FIGS. 6A-6D illustrate an embodiment which incorporates a bump-stop 293, a mechanical feature which facilitates course alignment of the contact strips with contact pads, to facilitate insertion of the pin 280. The pin 280 ensures fine alignment. FIG. 6A shows a perspective view of the connector, with the back end, showing the bump-stop 293 in the foreground. FIG. 6B shows an end view of the front of the connector, with receiving cavities or channels 230 terminated with the bump-stop 293. FIG. 6C shows an end view of the back of the connector, with the bump-stop 293 obscuring the view of the receiving cavities or channels 230. FIG. 6D shows a cross-section view showing the receiving cavity or channel 230 terminated by the bump-stop 293.
 FIG. 7 illustrates a cross-section of the probe terminal 100 in the embodiment of FIGS. 1 and 3, including the conductors 120, 125, and the terminal strip 130. The terminal strip provides a firm surface to support the electrical contact 140 as the compressible contact 270 (FIG. 8) is forced against it by the screw 240 and pressure plate 250. At each electrical contact, one conductor from the probe penetrates the terminal strip 130 to make a connection with the electrical contact. For example, stimulating conductor 120 contacts with electrical contact 140 at position 122. The connection can be made by welding, or by thin film metallization. The profile of the terminal shell 110 can be thicker in later cross-sections, as wires terminate. In alternative embodiments, the key surface 135 may only be at the end of the probe terminal, beyond the alignment pin. In alternative embodiments, a divot in the terminal strip 130 accommodates a guidewire when two terminal strips appose each other. In other embodiments, the flat surface 135 may extend for the length of the terminal 100, and a guidewire may course alongside the apposed strips, and be channeled to the center of the stimulating and recording probe past the point where electrical connections are made. In some alternative embodiments, the pressure plate 250 can be forced against the compressible contacts 270 by a plug as illustrated in FIGS. 18A-18B. FIG. 18A shows a perspective view of plug 1802 which is slidably received axially in the direction of arrow 1812 into female 25 connector 1804 having channels 1806 which receive the male connector. Plug 1802 also has channels 1810 which provide space for conductor wires. FIG. 18B shows a side view of FIG. 18A. In still other embodiments, a rotating camshaft may be used instead of the plug.
 In alternative embodiments, the connecting terminal integrated with the brain stimulating and recording probe could be constructed with printed circuit or flexible circuit technology. For example, two planar multilayer printed circuits could be apposed to each other, and ground or machined into a cylinder of the appropriate diameter so that the contact an fit inside of a stylet when integrated with a medical lead. In alternative embodiments, the shape need not be a hemi-cylinder, and may be flat, rectangular, triangular, elliptical, circular, square or ovoid in cross-section, although such embodiments may be incompatible with existing surgical instruments such as a probe insertion guide tube.
 FIG. 8 illustrates a cross-section through the assembled connector. Each screw secures two electrical connections. Engineered plastics such as PEEK, Ultem and/or Kapton ensure high strength and close tolerances between the parts. The compressible contacts 270 accommodate variations in the precise distances between parts, as well as insuring that microscopic displacement can occur between conductors in contact with each other. When the screw 240 impinges upon the pressure plate, compressible contacts 270 are forced against the electrical contacts 140. As the contacts compress, at the micro level, the conductive surfaces are displaced against each other and plastically deformed, ensuring a secure electrical connection. In different embodiments of the invention, the compressible contacts could be a modified twist pin, a fuzz button, a short rod, tube, or block of conductive elastomer, or other compressible conductor known to those skilled in the art. The orientation of the flat electrical contacts 140 is approximately 45° relative to the direction of the force generated by the screw 240, to ensure stable positioning of the compressible contacts 270. A barrier wall 260 insulates the compressible contacts from each other, and is of a height which provides electrical insulation, while not interfering with the downward displacement of the pressure plate 250. At each screw position, each of two lead extension wires is integrated into a compressible contact.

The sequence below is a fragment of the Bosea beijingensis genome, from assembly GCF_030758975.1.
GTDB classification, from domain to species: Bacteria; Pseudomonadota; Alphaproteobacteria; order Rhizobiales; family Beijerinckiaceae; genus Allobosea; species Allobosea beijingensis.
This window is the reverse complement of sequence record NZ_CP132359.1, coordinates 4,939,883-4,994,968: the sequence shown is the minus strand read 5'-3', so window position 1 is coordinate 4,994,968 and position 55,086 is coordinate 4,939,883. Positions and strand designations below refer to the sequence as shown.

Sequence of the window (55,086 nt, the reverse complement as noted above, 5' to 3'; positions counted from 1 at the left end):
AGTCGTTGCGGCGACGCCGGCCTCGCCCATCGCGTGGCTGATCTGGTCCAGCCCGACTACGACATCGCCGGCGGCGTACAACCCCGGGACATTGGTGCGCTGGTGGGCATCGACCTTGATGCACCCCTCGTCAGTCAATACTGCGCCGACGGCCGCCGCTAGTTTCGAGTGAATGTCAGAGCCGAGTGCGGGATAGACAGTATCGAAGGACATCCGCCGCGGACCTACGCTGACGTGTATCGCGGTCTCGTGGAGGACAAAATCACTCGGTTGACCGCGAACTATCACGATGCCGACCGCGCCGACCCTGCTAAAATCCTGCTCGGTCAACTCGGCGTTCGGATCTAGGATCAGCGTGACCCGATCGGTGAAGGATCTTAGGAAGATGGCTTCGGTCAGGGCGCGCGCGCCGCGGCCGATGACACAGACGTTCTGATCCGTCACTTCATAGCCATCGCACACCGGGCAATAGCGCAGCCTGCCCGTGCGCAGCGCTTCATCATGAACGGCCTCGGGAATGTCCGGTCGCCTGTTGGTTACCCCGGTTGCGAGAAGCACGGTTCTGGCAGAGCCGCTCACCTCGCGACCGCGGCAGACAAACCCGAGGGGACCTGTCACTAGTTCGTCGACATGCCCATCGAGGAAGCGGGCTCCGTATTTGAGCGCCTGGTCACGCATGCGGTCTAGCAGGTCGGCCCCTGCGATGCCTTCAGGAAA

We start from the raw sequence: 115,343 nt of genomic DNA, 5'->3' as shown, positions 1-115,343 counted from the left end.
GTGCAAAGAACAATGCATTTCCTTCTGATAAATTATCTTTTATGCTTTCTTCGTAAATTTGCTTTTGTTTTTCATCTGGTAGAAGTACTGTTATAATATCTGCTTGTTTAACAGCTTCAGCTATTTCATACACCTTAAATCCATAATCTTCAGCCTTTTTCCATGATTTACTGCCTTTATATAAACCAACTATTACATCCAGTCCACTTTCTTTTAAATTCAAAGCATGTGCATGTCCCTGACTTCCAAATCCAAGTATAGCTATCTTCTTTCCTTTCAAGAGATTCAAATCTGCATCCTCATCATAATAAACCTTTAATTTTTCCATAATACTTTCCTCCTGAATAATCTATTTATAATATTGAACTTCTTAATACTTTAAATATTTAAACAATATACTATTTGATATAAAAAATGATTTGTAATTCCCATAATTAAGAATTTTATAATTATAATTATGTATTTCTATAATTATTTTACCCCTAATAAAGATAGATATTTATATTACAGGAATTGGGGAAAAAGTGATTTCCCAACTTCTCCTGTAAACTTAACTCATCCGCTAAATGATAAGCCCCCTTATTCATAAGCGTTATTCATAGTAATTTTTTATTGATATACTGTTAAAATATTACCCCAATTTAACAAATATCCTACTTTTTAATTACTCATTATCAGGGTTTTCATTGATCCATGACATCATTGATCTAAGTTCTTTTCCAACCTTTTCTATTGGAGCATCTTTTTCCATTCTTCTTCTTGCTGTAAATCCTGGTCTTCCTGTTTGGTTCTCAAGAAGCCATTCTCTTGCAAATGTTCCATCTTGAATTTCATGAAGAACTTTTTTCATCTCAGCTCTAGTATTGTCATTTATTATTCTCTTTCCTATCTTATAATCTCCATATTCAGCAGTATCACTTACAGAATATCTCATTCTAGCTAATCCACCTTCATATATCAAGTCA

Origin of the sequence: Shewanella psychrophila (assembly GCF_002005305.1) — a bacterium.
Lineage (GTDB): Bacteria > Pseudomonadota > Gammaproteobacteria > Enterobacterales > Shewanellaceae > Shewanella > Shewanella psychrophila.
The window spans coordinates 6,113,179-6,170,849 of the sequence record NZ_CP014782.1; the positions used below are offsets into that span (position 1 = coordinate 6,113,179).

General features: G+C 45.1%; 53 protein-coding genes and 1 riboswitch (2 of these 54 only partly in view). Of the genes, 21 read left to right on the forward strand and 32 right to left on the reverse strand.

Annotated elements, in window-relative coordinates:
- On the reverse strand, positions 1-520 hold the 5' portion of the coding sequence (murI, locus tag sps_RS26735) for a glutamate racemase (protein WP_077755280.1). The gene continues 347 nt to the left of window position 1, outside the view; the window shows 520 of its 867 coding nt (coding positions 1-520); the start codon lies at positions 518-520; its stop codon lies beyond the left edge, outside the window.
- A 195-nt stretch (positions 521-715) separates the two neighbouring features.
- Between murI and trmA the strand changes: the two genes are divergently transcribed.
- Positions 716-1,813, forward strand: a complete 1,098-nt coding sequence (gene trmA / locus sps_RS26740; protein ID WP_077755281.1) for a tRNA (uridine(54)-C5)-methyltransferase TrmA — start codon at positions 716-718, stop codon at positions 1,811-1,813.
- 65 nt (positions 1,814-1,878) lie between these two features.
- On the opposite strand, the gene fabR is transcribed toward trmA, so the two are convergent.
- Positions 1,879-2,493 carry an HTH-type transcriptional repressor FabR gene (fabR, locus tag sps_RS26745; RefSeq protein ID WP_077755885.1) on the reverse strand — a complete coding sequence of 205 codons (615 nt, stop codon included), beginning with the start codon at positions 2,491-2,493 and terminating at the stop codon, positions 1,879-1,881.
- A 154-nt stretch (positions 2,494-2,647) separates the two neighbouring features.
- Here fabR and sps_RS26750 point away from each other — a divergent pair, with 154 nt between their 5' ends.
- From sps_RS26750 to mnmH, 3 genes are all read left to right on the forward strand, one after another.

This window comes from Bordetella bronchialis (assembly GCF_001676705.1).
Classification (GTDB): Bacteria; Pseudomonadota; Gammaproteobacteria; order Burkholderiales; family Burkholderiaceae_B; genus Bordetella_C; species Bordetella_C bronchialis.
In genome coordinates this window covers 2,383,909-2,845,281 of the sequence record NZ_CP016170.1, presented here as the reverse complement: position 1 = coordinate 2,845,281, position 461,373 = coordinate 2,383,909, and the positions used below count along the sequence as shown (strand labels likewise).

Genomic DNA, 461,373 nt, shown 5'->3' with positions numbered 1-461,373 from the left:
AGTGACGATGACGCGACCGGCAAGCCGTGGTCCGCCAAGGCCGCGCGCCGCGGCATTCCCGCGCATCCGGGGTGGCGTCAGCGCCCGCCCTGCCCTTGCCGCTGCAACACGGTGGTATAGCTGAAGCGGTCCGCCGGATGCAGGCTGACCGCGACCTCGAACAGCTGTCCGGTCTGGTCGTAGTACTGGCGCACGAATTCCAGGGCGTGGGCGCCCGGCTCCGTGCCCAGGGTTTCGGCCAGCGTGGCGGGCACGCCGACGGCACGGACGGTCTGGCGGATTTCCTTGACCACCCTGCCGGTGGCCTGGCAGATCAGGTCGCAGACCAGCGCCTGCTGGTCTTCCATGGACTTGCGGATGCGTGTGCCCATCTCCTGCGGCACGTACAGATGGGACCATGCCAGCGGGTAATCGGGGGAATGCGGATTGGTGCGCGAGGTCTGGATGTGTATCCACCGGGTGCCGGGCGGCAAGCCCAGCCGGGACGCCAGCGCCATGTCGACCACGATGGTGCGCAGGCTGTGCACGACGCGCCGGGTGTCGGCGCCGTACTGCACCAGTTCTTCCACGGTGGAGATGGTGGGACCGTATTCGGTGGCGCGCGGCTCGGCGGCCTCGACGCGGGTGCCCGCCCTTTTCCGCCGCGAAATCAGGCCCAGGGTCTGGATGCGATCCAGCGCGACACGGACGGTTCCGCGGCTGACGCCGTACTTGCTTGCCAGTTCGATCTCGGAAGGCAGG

In alternative embodiments, the dividing wall could be a thin multilayer circuit board, circuit card or flexible circuit, with conducting pads along the upper most portion, and conductors along the lower portion and within the inner layers. In such embodiments, the upper cavities for lead extension wires 225 would not be needed, and the lower cavities for lead extension wires could assume the form of a slot positioning the dividing wall 260.
 FIG. 9 illustrates a protective cover 180 for easy handling of the multiple contact connecting terminal integrated with the brain stimulating and recording probe 100. It is a cylinder, with a central cavity sized to receive the two branches of the connecting terminal apposed to each other. In the embodiment illustrated, a single set screw captures the terminal inside the cylinder. In an alternative embodiment, a pin similar to that illustrated in FIG. 6, but with a head that facilitates quick and easy removal. Such a pin could take the form of a loop of fine wire, such as a fine wire suture, which could be twisted to temporarily capture the terminal within the cover. In an alternative embodiment, the protective cover may be a thin elastomeric sheet.